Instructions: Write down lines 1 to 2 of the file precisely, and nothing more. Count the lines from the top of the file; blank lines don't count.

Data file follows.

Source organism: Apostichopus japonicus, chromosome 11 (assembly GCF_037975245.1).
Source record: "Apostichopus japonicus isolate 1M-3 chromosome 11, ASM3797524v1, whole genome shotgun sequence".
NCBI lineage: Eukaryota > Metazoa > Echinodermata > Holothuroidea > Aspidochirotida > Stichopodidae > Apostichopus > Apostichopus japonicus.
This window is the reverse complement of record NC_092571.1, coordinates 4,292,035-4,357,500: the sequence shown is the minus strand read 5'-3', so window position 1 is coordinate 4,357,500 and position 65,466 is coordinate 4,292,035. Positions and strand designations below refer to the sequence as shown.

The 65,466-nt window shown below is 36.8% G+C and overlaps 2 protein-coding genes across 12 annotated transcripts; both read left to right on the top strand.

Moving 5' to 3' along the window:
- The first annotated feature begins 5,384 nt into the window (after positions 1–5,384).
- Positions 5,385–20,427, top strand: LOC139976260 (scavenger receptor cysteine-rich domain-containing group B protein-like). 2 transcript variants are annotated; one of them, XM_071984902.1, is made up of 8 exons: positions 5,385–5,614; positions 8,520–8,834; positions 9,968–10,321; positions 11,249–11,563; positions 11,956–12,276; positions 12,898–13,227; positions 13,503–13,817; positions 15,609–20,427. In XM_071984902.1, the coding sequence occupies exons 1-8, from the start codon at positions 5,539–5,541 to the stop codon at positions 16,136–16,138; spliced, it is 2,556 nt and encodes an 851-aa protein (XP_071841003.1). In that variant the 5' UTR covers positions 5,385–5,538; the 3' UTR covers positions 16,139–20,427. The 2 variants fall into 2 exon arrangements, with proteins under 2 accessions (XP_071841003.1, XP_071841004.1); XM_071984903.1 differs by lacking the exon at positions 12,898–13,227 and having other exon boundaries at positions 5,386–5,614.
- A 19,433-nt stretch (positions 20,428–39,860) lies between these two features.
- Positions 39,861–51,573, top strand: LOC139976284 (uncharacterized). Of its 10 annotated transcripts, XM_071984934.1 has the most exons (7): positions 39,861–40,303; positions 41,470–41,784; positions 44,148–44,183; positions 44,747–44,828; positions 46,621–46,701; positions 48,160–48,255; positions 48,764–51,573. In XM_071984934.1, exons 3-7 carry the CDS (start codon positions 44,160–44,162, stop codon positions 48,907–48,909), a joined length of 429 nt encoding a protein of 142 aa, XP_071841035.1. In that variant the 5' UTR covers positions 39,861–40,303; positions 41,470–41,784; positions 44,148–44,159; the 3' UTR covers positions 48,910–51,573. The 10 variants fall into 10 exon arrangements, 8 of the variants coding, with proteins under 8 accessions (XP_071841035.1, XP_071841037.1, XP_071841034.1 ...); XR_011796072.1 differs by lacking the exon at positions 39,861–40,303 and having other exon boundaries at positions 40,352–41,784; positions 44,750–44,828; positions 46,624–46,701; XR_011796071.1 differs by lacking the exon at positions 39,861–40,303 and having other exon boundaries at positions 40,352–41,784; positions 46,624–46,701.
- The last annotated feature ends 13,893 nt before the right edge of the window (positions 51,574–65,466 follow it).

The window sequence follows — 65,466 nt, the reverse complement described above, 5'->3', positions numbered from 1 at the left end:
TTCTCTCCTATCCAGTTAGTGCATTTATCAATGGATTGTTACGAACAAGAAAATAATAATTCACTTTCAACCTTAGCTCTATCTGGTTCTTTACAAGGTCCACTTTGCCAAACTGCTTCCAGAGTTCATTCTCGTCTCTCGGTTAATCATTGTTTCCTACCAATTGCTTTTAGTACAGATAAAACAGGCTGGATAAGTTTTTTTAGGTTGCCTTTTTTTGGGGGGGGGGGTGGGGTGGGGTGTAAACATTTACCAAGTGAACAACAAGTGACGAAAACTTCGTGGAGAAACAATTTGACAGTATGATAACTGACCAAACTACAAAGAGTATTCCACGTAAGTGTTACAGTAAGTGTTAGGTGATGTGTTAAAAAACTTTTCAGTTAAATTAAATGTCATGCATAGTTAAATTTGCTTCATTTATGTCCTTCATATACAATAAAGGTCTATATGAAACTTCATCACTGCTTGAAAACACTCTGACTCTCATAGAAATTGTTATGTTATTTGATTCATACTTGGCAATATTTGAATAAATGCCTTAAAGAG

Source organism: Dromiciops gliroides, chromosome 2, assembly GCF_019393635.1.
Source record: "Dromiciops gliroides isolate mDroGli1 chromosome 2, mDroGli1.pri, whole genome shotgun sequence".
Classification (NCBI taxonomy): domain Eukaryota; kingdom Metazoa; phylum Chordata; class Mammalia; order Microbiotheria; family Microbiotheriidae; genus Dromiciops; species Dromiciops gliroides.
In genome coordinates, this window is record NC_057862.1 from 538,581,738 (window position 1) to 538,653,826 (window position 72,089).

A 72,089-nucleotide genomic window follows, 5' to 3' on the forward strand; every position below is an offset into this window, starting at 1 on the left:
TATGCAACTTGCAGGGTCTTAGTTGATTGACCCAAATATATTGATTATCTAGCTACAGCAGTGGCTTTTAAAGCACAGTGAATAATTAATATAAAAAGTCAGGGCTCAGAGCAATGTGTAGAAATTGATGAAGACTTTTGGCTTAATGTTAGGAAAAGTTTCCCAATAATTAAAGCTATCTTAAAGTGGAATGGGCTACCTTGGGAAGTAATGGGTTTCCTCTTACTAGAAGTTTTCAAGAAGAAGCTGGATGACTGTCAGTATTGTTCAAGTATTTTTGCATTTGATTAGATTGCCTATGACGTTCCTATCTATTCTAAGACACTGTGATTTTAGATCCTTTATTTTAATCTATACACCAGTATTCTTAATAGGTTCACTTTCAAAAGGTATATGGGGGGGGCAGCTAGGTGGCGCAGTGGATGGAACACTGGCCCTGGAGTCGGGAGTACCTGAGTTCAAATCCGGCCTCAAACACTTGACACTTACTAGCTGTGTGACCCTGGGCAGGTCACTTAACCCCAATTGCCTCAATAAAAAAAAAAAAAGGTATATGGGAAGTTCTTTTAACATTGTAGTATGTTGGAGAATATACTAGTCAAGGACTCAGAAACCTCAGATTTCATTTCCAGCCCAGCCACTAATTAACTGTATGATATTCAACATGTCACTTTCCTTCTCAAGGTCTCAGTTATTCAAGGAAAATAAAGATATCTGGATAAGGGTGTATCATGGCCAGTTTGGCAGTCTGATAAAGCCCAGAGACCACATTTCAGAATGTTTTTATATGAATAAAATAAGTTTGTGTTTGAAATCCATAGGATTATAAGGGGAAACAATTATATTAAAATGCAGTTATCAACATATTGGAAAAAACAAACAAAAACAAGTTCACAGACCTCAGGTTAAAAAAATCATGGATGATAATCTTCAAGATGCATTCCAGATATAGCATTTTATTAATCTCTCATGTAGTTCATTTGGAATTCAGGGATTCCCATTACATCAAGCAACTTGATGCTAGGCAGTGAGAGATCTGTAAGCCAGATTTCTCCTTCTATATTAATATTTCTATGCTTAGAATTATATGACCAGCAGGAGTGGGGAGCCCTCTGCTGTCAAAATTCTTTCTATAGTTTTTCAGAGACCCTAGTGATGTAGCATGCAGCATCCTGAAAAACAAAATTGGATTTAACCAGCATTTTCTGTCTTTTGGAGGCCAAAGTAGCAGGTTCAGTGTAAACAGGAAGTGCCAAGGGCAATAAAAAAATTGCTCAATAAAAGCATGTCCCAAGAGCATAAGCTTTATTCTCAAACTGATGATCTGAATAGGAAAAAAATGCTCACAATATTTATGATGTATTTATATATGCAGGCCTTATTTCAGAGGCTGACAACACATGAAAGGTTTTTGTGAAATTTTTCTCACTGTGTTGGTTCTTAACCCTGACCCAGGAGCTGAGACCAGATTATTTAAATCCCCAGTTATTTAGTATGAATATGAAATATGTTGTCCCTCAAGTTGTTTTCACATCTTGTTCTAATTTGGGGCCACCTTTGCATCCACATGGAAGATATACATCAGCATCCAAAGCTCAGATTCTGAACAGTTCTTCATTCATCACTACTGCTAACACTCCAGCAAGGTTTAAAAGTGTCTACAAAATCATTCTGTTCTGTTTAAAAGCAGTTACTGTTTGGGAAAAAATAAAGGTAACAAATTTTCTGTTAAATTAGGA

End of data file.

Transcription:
Source organism: Apostichopus japonicus, chromosome 11 (assembly GCF_037975245.1).
Source record: "Apostichopus japonicus isolate 1M-3 chromosome 11, ASM3797524v1, whole genome shotgun sequence".